Biodiversity hotspots and favorite papers

Spread the knowledge

An aye-aye, a strange nocturnal primate that only lives in Madagascar

Frank Vassen on Flickr

I've been thinking about a question for my fellow scientists lately:  What's one paper that you always use to contextualize your work, that you wish you could share with everyone because you just think it's SO DARN COOL?

Cassie Freund looks out over a tropical Andean forest landscape

Me and my Peruvian plants

Cassie Freund

Mine is "Biodiversity hotspots for conservation priorities." I love this paper because the authors came up with the 25  places on earth with the highest concentrations of plant and animal species. They argue that in an era of very limited funding for  protecting nature, focusing mainly on these regions will return the most bang for our conservation buck. And this paper is super relevant to my work because I study forests in the Tropical Andes, home to 45,000 plant  species. Nearly half of these (~20,000) can only be found in this hotspot.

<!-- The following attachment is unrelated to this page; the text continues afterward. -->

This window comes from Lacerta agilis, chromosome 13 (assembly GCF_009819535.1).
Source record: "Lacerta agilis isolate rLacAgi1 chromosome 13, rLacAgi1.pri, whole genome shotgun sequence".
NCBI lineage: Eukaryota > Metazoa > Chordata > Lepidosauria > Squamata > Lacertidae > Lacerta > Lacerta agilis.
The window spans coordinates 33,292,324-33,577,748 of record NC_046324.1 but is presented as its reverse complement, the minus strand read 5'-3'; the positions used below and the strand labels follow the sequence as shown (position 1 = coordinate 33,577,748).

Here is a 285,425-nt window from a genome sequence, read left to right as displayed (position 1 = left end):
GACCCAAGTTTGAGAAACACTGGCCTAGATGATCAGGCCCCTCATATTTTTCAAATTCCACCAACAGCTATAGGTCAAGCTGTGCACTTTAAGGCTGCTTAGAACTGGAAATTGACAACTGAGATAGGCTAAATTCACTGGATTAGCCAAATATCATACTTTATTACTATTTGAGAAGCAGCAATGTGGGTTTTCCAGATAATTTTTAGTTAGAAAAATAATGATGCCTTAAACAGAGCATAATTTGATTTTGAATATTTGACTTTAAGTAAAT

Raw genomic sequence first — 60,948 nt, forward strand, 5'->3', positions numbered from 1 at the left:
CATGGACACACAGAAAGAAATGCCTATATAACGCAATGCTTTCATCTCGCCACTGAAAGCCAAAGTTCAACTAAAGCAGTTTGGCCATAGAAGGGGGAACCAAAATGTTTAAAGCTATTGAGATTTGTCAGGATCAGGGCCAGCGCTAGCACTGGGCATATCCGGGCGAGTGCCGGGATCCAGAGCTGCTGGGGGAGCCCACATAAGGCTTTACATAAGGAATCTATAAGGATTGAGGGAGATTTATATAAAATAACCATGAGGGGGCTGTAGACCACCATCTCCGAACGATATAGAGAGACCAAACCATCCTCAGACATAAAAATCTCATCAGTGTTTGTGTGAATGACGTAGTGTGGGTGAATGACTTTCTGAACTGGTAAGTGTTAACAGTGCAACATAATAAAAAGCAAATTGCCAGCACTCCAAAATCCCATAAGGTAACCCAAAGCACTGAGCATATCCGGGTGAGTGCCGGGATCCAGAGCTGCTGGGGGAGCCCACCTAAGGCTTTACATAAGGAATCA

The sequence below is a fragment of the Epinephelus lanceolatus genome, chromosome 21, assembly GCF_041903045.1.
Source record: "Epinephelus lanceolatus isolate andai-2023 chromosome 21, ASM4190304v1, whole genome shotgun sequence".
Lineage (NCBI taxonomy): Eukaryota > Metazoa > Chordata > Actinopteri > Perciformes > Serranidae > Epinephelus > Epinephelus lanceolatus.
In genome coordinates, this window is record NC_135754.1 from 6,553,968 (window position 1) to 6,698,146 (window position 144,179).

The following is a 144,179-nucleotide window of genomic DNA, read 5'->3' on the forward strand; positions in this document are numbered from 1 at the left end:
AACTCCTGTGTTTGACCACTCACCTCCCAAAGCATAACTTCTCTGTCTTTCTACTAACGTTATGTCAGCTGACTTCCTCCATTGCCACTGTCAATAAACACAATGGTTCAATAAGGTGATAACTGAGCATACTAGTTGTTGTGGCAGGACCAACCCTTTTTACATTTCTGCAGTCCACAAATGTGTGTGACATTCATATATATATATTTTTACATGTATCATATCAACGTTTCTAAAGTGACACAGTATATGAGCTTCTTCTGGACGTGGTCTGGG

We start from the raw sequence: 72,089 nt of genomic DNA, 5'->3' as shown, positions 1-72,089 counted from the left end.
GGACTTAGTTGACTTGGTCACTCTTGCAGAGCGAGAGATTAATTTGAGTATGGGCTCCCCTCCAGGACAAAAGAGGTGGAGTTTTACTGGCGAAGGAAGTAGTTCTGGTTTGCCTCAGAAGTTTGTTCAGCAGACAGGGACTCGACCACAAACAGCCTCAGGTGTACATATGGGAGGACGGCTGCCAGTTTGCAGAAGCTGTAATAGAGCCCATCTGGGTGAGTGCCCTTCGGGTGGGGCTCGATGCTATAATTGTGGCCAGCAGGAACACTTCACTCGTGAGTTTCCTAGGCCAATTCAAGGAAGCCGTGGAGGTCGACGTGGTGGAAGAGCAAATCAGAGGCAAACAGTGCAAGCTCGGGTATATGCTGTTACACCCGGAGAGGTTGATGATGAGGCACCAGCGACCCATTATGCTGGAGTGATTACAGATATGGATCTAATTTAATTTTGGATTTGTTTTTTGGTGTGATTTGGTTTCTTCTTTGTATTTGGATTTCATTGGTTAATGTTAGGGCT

There are hotspots for animal enthusiasts, too! The island of Madagascar - home to multiple lemur species, the fossa, and the so-ugly-it's-almost-cute aye-aye - is a prime example. There are now 36 hotspots, with eleven new ones added in the past two decades. Scientists, nature lovers, world travelers: is your favorite place on the list? Shout out at me about your favorite papers and hotspots on Twitter and I'll share your replies!

Map of biodiversity hotspots around the world

Map of the now-35 biodiversity hotspots worldwide. Is your favorite place on the list?

Conservation International on Wikimedia Commons